Research and Funding

NIH to host October 2013 geroscience summit

June 3, 2013

On October 30–31, the NIH, with support from the Alliance for Aging Research and the Gerontological Society of America, will host “Advances in Geroscience: Impacts on Healthspan and Chronic Disease.” The scientific conference, which will take place on the NIH campus in Bethesda, MD, will examine the extent to which the physiological effects of aging represent a common major risk factor for chronic diseases.

The objectives of the summit are:

  • To use the foundational concepts of geroscience to understand basic cellular and molecular underpinnings of aging as a principal risk factor for a variety of chronic diseases
  • To explore common mechanisms governing relationships between aging and chronic diseases
  • To identify new pathways for research collaboration

The meeting will begin with a plenary session featuring a lecture by NIH Director Dr. Francis S. Collins. Other speakers in the session will be Drs. Brian Kennedy of the Buck Institute, Linda Fried of Columbia University, and Chris Murray of the University of Washington. This will be followed by seven scientific sessions looking at major intersections of aging and disease. Using a panel discussion format led by renowned scientists in the field, the sessions will focus on inflammation, adaptation to stress, epigenetics and regulatory RNA, metabolism, macromolecular damage, proteostasis, and stem cells and regeneration.

Trans-N I H GeroScience Interest Group logoThe summit program is the brainchild of the Trans-NIH GeroScience Interest Group (GSIG). Established in October 2011, the GSIG focuses on many of the same relationships between aging and age-related disease and disability that will be discussed at the Geroscience Summit. Dr. Felipe Sierra, director of the NIA Division of Aging Biology (DAB), Dr. Ronald Kohanski, DAB deputy director, and Dr. Kevin Howcroft, program director in the Cancer Immunology and Hematology Branch of the National Cancer Institute, led development of the summit program.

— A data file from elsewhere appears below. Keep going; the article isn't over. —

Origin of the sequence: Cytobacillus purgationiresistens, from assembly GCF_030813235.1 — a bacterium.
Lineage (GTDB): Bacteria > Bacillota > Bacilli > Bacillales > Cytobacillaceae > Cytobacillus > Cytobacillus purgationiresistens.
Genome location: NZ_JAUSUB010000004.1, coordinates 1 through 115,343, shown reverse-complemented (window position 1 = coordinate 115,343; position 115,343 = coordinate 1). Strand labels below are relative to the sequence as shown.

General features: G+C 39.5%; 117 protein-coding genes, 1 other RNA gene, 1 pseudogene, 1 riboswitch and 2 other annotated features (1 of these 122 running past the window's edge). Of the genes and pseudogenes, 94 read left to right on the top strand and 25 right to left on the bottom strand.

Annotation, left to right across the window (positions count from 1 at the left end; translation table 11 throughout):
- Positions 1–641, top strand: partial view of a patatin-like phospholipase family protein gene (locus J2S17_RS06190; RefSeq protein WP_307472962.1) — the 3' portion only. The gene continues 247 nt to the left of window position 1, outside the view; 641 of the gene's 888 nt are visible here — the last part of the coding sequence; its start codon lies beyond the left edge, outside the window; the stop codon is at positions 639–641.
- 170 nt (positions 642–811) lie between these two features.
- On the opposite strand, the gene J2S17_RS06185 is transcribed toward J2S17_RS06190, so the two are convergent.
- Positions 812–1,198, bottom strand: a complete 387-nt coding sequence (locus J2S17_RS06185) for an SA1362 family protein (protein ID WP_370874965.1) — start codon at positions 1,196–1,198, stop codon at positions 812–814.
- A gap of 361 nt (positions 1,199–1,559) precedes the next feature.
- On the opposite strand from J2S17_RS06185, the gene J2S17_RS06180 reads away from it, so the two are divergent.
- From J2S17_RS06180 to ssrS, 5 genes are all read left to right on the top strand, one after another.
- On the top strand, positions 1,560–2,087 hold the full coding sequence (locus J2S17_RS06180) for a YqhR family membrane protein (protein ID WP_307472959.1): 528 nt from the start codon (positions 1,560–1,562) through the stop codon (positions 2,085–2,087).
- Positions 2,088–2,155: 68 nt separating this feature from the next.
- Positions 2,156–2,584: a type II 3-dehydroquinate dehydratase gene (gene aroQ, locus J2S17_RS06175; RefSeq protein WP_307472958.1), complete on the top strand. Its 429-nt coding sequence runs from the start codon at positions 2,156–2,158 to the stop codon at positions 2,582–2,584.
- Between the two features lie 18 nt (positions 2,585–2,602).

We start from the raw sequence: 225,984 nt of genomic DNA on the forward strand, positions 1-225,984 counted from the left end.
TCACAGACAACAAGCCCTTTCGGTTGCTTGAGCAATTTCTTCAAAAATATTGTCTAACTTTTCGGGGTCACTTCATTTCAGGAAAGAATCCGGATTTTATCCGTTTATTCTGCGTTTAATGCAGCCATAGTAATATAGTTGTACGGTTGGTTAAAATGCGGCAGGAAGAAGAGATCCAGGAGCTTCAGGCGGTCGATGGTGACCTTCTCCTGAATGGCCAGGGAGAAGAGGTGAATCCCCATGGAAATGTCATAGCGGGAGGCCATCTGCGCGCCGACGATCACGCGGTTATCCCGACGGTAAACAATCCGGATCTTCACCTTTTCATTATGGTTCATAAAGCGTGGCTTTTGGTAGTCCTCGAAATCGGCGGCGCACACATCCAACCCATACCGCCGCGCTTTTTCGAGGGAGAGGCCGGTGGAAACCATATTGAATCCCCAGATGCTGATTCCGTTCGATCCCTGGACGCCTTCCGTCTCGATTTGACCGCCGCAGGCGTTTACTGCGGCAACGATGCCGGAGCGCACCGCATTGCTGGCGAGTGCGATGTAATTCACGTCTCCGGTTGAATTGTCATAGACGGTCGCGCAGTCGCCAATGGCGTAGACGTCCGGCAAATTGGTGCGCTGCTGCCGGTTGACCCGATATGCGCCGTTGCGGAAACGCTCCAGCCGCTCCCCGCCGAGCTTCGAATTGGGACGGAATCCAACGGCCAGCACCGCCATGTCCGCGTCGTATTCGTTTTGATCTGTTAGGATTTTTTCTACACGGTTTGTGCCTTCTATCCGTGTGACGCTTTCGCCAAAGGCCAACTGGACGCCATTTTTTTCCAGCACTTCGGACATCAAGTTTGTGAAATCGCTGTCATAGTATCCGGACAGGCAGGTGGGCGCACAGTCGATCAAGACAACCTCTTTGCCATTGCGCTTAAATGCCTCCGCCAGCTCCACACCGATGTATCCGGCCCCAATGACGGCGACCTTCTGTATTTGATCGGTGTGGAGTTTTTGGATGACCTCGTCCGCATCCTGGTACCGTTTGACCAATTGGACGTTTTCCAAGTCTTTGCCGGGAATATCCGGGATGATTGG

The overall goals of GSIG are:

  • To promote discussion, sharing of ideas, and coordination of activities within the NIH, relating to the specific needs of the research community working on mechanisms underlying age-related changes, including those that could lead to increased disease susceptibility
  • To raise awareness, both within and outside the NIH, of the relevant role played by aging biology in the development of age-related processes and chronic disease through seminars featuring both internal and external speakers, as well as symposia and workshops
  • To develop potential public/private partnerships through interactions with scientific societies, industry, and other institutions with related interests
  • To develop trans-NIH funding initiatives (including PAs, RFAs, and Common Fund initiatives) or other creative approaches that might present themselves to encourage research on basic biology of aging and its relationship to earlier life events, exposures, and diseases, that will advance the goals and vision of the GSIG, and which complement and enhance the goals and vision of participating Institutes and Centers

Participation in the GSIG summit is free, but pre-registration is required.

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